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Cognitive impairment in nondemented Parkinson's disease.

Authors
  • Barone, Paolo
  • Aarsland, Dag
  • Burn, David
  • Emre, Murat
  • Kulisevsky, Jaime
  • Weintraub, Daniel
Type
Published Article
Journal
Movement Disorders
Publisher
Wiley (John Wiley & Sons)
Publication Date
Dec 01, 2011
Volume
26
Issue
14
Pages
2483–2495
Identifiers
DOI: 10.1002/mds.23919
PMID: 22170275
Source
Medline
License
Unknown

Abstract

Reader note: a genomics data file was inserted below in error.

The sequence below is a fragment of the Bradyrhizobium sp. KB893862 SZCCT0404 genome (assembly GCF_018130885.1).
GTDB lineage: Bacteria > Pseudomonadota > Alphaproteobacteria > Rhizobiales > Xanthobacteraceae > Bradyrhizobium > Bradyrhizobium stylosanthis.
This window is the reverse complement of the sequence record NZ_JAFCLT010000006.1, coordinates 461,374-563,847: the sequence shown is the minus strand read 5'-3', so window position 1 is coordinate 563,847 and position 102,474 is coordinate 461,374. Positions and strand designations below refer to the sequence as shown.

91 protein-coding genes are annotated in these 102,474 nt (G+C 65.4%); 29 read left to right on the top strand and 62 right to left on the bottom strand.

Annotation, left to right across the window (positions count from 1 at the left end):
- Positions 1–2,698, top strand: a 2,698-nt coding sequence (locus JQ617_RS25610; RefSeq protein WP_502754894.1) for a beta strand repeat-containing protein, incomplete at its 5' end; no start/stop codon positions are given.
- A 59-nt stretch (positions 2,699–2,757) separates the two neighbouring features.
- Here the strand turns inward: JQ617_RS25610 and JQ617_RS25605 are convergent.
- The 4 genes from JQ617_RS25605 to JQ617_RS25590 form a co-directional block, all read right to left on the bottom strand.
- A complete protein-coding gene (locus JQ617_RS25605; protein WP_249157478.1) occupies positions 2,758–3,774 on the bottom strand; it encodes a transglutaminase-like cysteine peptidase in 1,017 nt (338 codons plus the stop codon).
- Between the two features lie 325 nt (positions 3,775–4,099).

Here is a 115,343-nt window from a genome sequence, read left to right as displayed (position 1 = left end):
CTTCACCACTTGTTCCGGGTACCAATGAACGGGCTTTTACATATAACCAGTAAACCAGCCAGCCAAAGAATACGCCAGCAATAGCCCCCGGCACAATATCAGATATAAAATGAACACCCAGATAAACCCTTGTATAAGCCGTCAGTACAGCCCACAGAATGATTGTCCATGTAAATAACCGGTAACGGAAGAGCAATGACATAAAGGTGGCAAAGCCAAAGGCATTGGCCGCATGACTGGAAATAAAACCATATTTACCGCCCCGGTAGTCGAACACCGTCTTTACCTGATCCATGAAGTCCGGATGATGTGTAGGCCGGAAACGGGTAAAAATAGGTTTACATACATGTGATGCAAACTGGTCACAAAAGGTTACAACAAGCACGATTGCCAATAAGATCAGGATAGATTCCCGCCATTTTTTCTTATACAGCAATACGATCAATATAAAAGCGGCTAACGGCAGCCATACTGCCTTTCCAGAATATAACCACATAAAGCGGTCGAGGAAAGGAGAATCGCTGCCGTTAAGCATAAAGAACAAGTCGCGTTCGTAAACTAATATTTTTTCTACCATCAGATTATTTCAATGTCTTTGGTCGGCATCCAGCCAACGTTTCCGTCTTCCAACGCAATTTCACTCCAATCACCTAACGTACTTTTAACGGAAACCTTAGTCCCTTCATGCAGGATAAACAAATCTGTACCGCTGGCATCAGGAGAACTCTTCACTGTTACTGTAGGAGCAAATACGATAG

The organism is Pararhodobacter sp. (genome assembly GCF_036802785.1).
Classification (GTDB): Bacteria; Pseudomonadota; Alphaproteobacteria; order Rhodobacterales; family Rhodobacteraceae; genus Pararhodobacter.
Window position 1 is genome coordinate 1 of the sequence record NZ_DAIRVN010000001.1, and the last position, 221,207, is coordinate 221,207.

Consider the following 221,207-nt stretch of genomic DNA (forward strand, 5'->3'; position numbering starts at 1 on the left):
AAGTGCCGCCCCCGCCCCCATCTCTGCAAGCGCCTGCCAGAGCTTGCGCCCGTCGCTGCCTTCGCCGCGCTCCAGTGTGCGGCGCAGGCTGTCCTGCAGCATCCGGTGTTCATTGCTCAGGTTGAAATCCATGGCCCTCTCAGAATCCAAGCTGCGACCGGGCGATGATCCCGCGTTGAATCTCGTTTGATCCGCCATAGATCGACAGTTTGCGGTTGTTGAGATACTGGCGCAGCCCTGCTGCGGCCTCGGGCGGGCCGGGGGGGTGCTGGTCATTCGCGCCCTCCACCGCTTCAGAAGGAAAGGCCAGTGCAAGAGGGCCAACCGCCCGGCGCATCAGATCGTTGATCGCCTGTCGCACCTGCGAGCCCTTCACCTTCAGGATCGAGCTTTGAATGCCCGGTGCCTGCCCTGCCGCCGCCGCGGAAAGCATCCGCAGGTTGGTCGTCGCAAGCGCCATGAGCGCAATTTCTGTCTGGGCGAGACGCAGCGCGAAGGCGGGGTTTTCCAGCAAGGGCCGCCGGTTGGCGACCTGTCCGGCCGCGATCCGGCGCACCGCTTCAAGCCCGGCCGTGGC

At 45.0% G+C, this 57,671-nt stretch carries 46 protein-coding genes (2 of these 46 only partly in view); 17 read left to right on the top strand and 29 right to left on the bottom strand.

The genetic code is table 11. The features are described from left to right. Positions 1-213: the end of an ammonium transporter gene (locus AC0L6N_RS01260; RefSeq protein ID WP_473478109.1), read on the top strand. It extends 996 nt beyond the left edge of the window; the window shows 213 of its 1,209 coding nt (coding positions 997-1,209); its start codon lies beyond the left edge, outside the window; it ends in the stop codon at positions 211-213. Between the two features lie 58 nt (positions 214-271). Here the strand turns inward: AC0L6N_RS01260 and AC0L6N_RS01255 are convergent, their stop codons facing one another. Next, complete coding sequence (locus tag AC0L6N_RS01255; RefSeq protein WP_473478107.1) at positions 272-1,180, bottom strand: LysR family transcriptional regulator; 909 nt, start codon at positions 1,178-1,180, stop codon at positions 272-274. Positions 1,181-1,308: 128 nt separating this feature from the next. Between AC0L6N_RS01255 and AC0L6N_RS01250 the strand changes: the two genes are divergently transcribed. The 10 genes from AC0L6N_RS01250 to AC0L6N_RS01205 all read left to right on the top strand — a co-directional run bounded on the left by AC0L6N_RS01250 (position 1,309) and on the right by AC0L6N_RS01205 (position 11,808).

A substantial percentage of patients with newly diagnosed Parkinson's disease without dementia are reported to be affected by cognitive impairment (CI). In practice, however, CI is underrecognized, as the signs may not be apparent in early-stage disease and many routine assessment tools lack the sensitivity to detect subtle cognitive dysfunction. Patients with PD and mild CI (MCI) may have a higher risk of developing dementia than cognitively intact PD patients; however, it is not currently known which patients with CI are at increased risk of developing dementia. This review summarizes current knowledge about CI in nondemented PD; it discusses the structural and functional changes associated with CI and addresses areas of unmet needs. We focus on questions that should be addressed in future studies to achieve consensus on its characteristics and definition, pathophysiology, epidemiology, diagnosis and assessment, and treatment and management.

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